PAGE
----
• DO ask questions during panels, BUT make sure you know what your question is beforehand. I highly encourage asking questions at panels. I try to as much as possible. There is nothing like asking a question of one of your favorite stars/authors/casts and getting an awesome answer. But don't be that person who (A) gets up there and has no idea what they want to ask so rambles for a while, taking valuable time away from people who actually have questions, or (B) doesn't actually ask a question, just gushes. This time is for ASKING QUESTIONS. So...ask a question. The answers are usually awesome. Trust me.
  • DON'T PANIC when you get lost. It's going to happen. There will come a time when you realize you were supposed to go to the Roswell room in the Hyatt, not the Westin, you're already ten minutes late, and the Westin is a couple of blocks away from the Hyatt.  There might also come a time when you realize not every escalator in the Hyatt leads to the same place, or if you're really clever like me, there might come a time when you accidentally lock yourself in a stairwell that you apparently weren't supposed to use. Don't panic. Just remember, it's all for fun, you'll probably be able to get a seat in the back, and ask a stranger for help. (Or wait at a door of the stairwell and shriek at the next person who opens it, "DON'T CLOSE THE DOOR." As the case may be).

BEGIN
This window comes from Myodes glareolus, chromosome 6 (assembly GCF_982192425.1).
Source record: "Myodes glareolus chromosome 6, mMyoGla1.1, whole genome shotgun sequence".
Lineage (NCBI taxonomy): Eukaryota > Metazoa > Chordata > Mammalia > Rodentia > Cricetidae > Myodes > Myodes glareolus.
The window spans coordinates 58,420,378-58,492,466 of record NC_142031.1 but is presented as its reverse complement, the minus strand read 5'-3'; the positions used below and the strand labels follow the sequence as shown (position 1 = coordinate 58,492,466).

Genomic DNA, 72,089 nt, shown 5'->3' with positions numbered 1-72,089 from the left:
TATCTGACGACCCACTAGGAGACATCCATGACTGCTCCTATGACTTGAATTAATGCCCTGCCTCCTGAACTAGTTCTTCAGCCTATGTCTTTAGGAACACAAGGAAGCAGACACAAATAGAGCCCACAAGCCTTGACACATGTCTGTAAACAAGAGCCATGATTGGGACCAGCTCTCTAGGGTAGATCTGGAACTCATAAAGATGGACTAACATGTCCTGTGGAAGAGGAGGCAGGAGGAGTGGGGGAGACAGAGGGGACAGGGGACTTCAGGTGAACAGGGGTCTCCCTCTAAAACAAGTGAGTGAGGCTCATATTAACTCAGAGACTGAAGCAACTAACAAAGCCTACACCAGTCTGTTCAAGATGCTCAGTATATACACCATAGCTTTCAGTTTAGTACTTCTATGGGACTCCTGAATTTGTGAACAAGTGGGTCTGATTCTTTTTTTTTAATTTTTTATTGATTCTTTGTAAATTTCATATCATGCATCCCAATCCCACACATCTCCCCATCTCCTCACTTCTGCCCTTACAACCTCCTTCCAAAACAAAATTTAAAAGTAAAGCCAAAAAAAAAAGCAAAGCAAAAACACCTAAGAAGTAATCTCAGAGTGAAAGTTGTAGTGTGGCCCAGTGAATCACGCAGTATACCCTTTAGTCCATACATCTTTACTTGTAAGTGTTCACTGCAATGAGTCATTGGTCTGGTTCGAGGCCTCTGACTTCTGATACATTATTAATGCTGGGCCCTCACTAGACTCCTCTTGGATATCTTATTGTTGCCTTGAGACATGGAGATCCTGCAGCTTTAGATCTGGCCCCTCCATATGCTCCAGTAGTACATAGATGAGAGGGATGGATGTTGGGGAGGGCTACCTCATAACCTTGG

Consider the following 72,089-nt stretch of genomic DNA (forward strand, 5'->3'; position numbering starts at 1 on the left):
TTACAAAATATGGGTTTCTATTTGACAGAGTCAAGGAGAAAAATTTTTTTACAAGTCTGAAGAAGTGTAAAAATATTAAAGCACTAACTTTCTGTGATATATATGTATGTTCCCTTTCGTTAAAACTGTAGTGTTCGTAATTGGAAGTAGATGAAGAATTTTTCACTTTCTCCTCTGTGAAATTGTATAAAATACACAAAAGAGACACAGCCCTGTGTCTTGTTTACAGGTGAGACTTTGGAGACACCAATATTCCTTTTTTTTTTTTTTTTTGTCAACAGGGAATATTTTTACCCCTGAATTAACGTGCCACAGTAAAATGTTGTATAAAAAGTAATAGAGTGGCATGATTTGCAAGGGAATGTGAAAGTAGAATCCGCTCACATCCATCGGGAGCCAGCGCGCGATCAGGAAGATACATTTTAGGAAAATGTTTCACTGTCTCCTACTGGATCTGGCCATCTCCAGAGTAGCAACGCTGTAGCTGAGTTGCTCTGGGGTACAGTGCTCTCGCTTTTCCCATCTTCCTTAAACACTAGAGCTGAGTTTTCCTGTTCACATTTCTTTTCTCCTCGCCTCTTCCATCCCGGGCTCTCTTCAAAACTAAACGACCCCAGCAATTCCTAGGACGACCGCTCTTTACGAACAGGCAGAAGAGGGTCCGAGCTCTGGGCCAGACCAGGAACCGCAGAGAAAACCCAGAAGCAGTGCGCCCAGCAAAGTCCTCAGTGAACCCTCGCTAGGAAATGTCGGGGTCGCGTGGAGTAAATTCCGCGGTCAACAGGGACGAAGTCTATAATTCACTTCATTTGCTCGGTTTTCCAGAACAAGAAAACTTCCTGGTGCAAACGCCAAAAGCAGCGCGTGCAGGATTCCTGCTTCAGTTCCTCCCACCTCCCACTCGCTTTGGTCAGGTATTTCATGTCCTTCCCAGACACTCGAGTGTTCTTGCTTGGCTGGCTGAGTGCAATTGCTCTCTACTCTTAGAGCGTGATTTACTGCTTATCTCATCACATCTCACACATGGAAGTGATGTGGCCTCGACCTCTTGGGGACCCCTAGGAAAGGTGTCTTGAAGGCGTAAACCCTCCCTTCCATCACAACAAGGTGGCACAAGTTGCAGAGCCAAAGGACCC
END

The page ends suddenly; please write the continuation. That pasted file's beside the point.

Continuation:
• DO go outside and use the sidewalk instead of cutting through the hotels. Dragon*Con gets really really crowded. I remember a time when I literally could not go the direction I wanted to because the sea of people was so great, and I ended up on an escalator going the opposite direction then I wanted to. Trying to get through the Hyatt or the Marriott is like trying to swim against the tide. I don't recommend it. Cutting through never makes for a shorter amount of time. I know it's hot outside. I know that in some directions, the steep inclination is unappealing. But in the end, it will be faster. Trust me.